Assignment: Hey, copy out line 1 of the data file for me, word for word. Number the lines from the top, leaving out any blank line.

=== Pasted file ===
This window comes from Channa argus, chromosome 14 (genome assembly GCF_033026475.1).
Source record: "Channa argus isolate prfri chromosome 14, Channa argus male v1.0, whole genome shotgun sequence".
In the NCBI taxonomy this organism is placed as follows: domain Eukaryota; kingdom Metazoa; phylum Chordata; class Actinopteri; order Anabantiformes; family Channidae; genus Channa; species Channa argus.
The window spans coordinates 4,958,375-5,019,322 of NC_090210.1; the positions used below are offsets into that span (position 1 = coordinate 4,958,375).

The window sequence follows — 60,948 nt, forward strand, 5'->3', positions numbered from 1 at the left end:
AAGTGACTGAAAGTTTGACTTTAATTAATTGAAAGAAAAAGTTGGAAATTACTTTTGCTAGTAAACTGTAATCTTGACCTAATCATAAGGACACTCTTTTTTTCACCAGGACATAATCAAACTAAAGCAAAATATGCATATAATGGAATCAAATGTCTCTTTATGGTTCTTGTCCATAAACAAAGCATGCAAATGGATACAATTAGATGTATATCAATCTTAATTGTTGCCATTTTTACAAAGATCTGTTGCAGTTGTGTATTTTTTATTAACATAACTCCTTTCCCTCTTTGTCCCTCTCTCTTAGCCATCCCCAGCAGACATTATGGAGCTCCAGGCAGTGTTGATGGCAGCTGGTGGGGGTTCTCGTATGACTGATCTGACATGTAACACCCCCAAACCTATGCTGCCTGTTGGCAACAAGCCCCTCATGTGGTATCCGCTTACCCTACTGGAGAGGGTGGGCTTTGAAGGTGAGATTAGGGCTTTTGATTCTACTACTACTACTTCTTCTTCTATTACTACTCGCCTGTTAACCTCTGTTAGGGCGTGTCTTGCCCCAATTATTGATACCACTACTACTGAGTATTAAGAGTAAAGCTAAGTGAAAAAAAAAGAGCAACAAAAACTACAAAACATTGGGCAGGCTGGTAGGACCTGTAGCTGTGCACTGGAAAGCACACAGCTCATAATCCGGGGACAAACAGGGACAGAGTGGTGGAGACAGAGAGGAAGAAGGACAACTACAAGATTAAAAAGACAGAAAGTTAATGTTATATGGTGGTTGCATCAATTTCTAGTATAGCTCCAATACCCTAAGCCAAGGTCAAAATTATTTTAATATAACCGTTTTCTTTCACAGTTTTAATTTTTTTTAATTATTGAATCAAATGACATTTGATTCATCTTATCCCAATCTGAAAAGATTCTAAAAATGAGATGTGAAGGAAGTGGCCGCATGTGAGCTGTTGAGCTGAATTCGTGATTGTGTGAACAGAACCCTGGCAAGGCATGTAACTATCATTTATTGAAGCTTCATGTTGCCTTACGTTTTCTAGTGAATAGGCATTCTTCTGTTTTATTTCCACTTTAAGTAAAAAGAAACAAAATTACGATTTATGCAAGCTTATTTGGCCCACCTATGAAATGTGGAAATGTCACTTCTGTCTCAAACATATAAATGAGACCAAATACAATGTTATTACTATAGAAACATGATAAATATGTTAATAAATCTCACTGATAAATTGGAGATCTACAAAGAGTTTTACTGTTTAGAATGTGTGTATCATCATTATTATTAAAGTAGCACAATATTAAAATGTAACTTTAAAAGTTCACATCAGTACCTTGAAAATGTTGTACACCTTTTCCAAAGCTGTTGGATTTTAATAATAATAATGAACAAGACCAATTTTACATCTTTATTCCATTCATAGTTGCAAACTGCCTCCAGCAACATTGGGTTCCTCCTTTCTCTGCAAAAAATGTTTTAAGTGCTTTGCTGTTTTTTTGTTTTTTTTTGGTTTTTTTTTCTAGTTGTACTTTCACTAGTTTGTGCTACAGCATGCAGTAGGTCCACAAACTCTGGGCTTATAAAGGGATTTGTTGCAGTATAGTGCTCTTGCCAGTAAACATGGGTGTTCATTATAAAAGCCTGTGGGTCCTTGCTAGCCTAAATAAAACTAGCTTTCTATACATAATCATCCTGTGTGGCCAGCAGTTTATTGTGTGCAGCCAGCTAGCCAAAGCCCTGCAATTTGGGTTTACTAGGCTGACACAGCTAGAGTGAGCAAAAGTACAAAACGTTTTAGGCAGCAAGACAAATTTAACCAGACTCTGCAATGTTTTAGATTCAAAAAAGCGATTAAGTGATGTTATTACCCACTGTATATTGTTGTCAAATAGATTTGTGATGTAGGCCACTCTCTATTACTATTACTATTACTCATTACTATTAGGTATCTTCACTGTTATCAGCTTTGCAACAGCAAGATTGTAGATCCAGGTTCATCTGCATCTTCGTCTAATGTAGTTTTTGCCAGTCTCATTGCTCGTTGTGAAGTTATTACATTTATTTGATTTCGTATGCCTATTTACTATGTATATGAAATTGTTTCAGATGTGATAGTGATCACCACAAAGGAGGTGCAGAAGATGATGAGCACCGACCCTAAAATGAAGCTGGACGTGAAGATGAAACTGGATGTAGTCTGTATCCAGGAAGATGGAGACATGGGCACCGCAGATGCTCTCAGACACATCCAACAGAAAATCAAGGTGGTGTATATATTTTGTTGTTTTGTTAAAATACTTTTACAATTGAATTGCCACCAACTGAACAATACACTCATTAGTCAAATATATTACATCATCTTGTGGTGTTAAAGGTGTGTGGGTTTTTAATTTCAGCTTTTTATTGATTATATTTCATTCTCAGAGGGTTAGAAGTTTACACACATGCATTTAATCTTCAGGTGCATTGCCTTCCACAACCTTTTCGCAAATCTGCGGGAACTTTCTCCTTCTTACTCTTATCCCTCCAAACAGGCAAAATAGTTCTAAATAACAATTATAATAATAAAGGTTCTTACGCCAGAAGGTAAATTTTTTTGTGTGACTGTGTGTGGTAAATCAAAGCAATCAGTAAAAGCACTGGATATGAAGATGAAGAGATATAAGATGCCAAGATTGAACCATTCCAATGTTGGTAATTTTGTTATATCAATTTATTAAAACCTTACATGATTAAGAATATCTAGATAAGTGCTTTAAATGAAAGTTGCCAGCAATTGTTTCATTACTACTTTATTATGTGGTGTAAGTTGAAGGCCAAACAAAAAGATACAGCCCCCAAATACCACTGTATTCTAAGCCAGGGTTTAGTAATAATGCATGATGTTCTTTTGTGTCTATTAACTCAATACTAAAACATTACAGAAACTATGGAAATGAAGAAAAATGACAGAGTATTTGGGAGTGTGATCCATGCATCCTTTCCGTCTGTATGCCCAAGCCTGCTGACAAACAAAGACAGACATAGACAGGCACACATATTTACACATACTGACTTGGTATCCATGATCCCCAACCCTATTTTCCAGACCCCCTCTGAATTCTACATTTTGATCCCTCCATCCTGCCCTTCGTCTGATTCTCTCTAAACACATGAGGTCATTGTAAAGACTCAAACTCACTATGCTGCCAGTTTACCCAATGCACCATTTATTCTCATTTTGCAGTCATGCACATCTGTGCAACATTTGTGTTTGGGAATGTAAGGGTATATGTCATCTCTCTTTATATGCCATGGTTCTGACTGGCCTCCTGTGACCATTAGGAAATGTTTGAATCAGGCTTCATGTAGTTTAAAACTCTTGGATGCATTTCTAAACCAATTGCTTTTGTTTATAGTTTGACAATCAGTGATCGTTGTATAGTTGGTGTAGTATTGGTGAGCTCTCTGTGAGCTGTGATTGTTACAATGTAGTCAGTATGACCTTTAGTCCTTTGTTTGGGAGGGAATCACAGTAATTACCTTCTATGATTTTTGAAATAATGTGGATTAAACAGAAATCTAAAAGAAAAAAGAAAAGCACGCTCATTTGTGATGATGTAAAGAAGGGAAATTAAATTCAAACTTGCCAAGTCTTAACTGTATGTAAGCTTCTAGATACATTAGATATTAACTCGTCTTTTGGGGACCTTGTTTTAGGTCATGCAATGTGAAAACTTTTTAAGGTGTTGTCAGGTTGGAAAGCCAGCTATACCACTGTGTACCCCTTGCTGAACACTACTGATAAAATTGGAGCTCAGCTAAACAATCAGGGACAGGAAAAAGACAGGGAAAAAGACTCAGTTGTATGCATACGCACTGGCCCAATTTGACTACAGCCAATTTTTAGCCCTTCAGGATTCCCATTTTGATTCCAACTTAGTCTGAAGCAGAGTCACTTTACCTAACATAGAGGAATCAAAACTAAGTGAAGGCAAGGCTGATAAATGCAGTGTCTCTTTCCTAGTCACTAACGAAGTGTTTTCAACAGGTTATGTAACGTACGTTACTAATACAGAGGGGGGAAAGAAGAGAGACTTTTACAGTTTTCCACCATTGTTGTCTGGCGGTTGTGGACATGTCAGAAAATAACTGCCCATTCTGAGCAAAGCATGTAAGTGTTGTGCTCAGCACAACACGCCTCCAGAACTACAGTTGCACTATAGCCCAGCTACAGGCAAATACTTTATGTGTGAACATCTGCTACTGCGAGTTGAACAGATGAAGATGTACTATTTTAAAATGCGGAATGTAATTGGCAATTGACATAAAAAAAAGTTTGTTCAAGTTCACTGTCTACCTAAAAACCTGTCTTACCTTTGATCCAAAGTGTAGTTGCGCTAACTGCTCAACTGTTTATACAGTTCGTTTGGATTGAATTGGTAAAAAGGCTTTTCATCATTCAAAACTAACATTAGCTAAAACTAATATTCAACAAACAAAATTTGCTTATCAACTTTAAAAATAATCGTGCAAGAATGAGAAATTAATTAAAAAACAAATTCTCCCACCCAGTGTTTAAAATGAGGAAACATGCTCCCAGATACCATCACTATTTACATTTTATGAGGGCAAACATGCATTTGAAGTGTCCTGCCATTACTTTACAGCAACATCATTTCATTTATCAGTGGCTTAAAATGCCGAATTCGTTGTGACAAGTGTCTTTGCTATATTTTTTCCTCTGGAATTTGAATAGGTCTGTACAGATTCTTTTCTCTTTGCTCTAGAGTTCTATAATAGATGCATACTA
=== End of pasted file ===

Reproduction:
This window comes from Channa argus, chromosome 14 (genome assembly GCF_033026475.1).